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그리스도교 미술의 동아시아 유입과 전개

Title
그리스도교 미술의 동아시아 유입과 전개
Other Titles
Introduction & Expansion of Christian Art into East Asia: 17~18th century Jesuits
Authors
강정윤
Issue Date
2004
Department/Major
대학원 미술사학과
Publisher
이화여자대학교 대학원
Degree
Master
Abstract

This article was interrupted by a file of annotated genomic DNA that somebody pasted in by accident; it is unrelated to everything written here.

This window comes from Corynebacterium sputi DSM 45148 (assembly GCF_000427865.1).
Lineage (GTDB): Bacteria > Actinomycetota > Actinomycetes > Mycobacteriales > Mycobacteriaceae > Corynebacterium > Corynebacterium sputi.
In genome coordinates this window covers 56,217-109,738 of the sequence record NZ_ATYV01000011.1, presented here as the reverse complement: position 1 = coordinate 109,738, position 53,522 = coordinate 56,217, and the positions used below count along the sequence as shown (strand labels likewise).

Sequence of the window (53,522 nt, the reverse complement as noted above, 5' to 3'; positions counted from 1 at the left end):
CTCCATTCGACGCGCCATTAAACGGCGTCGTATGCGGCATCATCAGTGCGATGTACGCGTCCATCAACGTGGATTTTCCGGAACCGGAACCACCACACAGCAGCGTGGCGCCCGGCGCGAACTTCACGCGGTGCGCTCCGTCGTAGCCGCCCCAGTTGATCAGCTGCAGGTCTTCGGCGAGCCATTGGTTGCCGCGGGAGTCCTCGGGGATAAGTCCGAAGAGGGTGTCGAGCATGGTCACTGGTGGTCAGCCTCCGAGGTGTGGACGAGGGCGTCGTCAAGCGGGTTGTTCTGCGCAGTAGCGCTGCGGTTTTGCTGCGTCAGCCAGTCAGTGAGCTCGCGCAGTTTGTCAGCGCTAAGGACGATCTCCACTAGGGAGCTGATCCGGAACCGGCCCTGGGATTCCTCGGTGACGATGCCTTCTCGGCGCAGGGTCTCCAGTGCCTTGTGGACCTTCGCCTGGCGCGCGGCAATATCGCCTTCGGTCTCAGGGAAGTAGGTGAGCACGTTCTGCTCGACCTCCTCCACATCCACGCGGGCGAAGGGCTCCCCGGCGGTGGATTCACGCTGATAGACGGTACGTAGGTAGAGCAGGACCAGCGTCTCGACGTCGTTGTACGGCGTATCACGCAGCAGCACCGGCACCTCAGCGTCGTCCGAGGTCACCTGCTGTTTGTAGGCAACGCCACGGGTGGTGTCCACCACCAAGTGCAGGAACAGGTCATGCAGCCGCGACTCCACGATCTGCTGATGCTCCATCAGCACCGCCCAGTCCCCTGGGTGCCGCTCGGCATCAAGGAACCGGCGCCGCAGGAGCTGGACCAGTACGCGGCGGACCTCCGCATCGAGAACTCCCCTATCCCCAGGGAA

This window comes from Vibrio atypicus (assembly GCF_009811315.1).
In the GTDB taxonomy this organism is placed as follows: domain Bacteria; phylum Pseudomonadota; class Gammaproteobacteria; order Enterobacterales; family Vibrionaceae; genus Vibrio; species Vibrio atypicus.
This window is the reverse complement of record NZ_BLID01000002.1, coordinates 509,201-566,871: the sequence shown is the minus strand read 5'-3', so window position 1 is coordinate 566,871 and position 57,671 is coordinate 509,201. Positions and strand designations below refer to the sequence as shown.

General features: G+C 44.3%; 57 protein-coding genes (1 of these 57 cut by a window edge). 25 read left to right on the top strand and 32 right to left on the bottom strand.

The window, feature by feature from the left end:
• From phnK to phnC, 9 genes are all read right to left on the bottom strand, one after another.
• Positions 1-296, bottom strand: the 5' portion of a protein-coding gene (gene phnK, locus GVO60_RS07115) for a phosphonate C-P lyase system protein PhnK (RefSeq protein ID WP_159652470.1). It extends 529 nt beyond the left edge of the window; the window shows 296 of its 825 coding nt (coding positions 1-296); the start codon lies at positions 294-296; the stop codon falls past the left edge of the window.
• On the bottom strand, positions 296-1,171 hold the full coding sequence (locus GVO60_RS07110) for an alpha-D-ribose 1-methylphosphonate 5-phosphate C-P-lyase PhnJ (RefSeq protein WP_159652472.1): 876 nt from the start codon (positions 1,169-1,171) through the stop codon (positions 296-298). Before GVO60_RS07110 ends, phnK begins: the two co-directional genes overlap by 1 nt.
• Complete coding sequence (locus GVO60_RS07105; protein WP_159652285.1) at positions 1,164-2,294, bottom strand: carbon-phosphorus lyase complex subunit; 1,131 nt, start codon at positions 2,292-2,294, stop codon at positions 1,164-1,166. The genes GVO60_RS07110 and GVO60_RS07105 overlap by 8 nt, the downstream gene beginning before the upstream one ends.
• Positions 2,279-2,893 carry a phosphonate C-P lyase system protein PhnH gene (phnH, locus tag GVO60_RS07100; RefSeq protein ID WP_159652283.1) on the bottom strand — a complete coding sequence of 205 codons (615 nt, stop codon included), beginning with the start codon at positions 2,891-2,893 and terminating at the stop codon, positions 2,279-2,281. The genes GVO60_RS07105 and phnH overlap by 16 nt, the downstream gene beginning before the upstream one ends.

This thesis focuses on the spread of christianity and its art from Europe to East Asia during 17-18th century. In addition, it studies the characteristics of European Christian art, how East Asian countries adopted it, and how the art works melted into the Asian culture. Christianity was first introduced to East Asia around the 17th century when exchange of goods began to take place among the countries. The Roman Catholics were struggling for the revival of churches due to the Enlightment and were struggling going on at that time. Therefore, when the Catholics opened up their eyes on new routes, East Asia, they were able to receive full support from the Roman Orthodox Church to engage in missionary works. This turned out to be a great success and the number of Christians began to increase persistently. As time went by, missionaries realized the need to decorate the churches, have religious paintings for services, and have doctrines and bibles to give out to the natives. According to annual reports written by missionaries, these religious books or paintings were all made Europe and sent to Asia via shipping. There were many types of paintings, such as oil and watercolor paintings, and copperplate engraving prints, which were mainly used for Sunday services and to educate the natives. All of these were used to trigger the interests of the natives for western Christian art so that they can complete their mission, converting more and more natives to Christianity. Since the art works had to be shipped from Europe all the way to East Asia, a large part of them were duplicates rather than the original work or art itself. When missionaries requested for more and more paintings from and realized that it takes too much time and money to bring them from Europe, they began to make religious paintings on their own. However, due to continues persecutions and suppressions of Christianity, not much oil or watercolor survives up to this day unfortunately. Most of these were sent or carried out of the Asian countries by missionaries when they were banished from them. At the and of the 16^(th) century, educating organizations, such as Seminario and Colegio were already built in Japan and China whose missions were to educate and raise native ministers. At these places, theology students would learn how to create replicas and engrave copperplates, where they would be inspired by the original paintings, it has great significances in that they were the very first westernized art classes. All replicas created by missionaries differ from European made originals in methods of production and techniques, but they do not differ much in quality. The reason is that the replicas followed the 'exact' footsteps as the originals. In addition, the missionaries adapted forms of Chinese illustrations to make their religious paintings more appealing to the natives. The main themes still stick strictly to the European originals, but there are cases where several scenes would be incorporated into one drawing or the scenes would be 're-evaluated' in order to maximize the understanding of the bible for the natives. When western printers were first introduced to Japan in 1592 in Nagasaki, engraved copperplate religious paintings appeared in doctrines, prayer books, religious books, or the history of Jesus as portraits and illustrations. In addition to educating the theology students, Seminario and Colegio served also as printing organizations for Christian publications and periodicals; they acted as the central and vital places for spreading Christianity and the European culture in East Asia. During this time in Europe, sacred portraits and prayers of famous saints were already produced in small booklets in large quantities at a time with the development of copperplate printers. With this innovation, the pilgrims and Christians were able to deepen their faith by carrying the books around and reading them all the time. Similarly, since religious illustrations were printed and easily distributed to large crowds, they were considered most apt as medium for spreading words of God. Due to these reasons, missionaries in Japan made 'exact' copies of the European publications and religious paintings and used them widely. During the end of the Ming Dynasty, woodblock prints were extremely popular especially in literature for the commoners. A great variety of woodblock prints ranged from pictorials to book containing classical paintings, where the printing technique reached its peak during this era. Consequently, the situation of printing Christian materials differed from Japan; missionaries in China replicated and printed out materials in woodblock prints whereas missionaries in Japan preferred to use copperplates. In order to minimize any cultural differences between the western world and China, some subjects would be deleted or replaced with Chinese subjects so the natives could understand the messages the paintings sent out. However, there are some traces of unnaturalness in the copies due to the lack of understanding of European copperplates prints and differences from woodblock print techniques. Unlike the cases of Japan and China, Christianity and the art were first introduced to Korea not from missionaries, but from 'yeonhaengsa(燕行使)' who were sent China during the Ming and Qing Dynasties. It is presumed that these 'yeonhaengsa(燕行使)' who traveled to Beijing three to four times a year, had chances to read western books translated into classical Chinese Characters that contained Christian beliefs and the art and introduced them to Koreans. However, the spread of Christianity must not have been active due to geographical reasons, national isolation from foreign countries, and inability to accept new beliefs. In addition, surviving publications or art works in this case are almost nin-existent. Christian art works were created and produced solely for spreading Christianity to East Asian countries, and they were extremely influential and efficient in converting the natives into Christians. Religious paintings or portraits, visual art forms, were either sent from Europe or replicated into classical Chinese characters also played a big role in inviting in the Chinese, Japanese, and Koreans, who all used Chinese characters at the time, into the world of Christians. Thus, the history of exchanges between the western world and East Asia is a critical issue that must never be overlooked.